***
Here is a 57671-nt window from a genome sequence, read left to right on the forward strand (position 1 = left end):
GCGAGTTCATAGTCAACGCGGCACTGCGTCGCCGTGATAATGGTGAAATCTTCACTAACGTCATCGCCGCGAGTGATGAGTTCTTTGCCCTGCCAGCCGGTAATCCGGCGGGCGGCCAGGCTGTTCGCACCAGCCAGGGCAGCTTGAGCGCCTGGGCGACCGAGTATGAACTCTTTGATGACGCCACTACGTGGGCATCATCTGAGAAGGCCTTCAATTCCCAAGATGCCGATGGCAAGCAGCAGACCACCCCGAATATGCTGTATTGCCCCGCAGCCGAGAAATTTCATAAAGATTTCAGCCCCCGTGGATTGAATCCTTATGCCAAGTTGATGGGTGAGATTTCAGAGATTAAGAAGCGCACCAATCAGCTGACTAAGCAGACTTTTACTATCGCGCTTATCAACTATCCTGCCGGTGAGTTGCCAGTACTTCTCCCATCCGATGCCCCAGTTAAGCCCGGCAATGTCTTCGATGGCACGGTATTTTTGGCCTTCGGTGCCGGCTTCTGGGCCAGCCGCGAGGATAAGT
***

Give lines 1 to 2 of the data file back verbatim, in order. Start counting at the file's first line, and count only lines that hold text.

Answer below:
Here is a 57671-nt window from a genome sequence, read left to right on the forward strand (position 1 = left end):
GCGAGTTCATAGTCAACGCGGCACTGCGTCGCCGTGATAATGGTGAAATCTTCACTAACGTCATCGCCGCGAGTGATGAGTTCTTTGCCCTGCCAGCCGGTAATCCGGCGGGCGGCCAGGCTGTTCGCACCAGCCAGGGCAGCTTGAGCGCCTGGGCGACCGAGTATGAACTCTTTGATGACGCCACTACGTGGGCATCATCTGAGAAGGCCTTCAATTCCCAAGATGCCGATGGCAAGCAGCAGACCACCCCGAATATGCTGTATTGCCCCGCAGCCGAGAAATTTCATAAAGATTTCAGCCCCCGTGGATTGAATCCTTATGCCAAGTTGATGGGTGAGATTTCAGAGATTAAGAAGCGCACCAATCAGCTGACTAAGCAGACTTTTACTATCGCGCTTATCAACTATCCTGCCGGTGAGTTGCCAGTACTTCTCCCATCCGATGCCCCAGTTAAGCCCGGCAATGTCTTCGATGGCACGGTATTTTTGGCCTTCGGTGCCGGCTTCTGGGCCAGCCGCGAGGATAAGT